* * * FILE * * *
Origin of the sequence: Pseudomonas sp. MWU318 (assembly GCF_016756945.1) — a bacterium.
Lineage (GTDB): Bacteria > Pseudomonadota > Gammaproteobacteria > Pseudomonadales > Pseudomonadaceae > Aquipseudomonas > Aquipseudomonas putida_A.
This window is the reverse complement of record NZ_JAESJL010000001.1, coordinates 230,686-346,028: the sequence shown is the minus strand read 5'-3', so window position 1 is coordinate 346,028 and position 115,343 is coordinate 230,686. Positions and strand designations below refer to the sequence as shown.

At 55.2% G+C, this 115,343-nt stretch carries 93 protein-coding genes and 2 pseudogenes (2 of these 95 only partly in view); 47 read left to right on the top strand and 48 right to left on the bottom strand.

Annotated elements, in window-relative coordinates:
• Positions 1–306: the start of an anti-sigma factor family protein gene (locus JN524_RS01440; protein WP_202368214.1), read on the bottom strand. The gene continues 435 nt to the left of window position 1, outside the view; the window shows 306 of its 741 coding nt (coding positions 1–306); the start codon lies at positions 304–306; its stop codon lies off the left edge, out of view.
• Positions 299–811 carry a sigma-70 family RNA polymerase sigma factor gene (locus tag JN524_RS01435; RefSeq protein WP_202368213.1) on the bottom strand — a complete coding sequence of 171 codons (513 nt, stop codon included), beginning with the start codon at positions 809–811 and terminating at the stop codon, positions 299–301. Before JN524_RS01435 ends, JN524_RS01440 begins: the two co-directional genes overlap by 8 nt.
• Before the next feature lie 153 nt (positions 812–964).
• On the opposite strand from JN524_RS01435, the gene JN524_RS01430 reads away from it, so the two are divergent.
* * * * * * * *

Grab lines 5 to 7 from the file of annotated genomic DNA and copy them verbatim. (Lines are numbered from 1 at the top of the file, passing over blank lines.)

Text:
Annotated elements, in window-relative coordinates:
• Positions 1–306: the start of an anti-sigma factor family protein gene (locus JN524_RS01440; protein WP_202368214.1), read on the bottom strand. The gene continues 435 nt to the left of window position 1, outside the view; the window shows 306 of its 741 coding nt (coding positions 1–306); the start codon lies at positions 304–306; its stop codon lies off the left edge, out of view.
• Positions 299–811 carry a sigma-70 family RNA polymerase sigma factor gene (locus tag JN524_RS01435; RefSeq protein WP_202368213.1) on the bottom strand — a complete coding sequence of 171 codons (513 nt, stop codon included), beginning with the start codon at positions 809–811 and terminating at the stop codon, positions 299–301. Before JN524_RS01435 ends, JN524_RS01440 begins: the two co-directional genes overlap by 8 nt.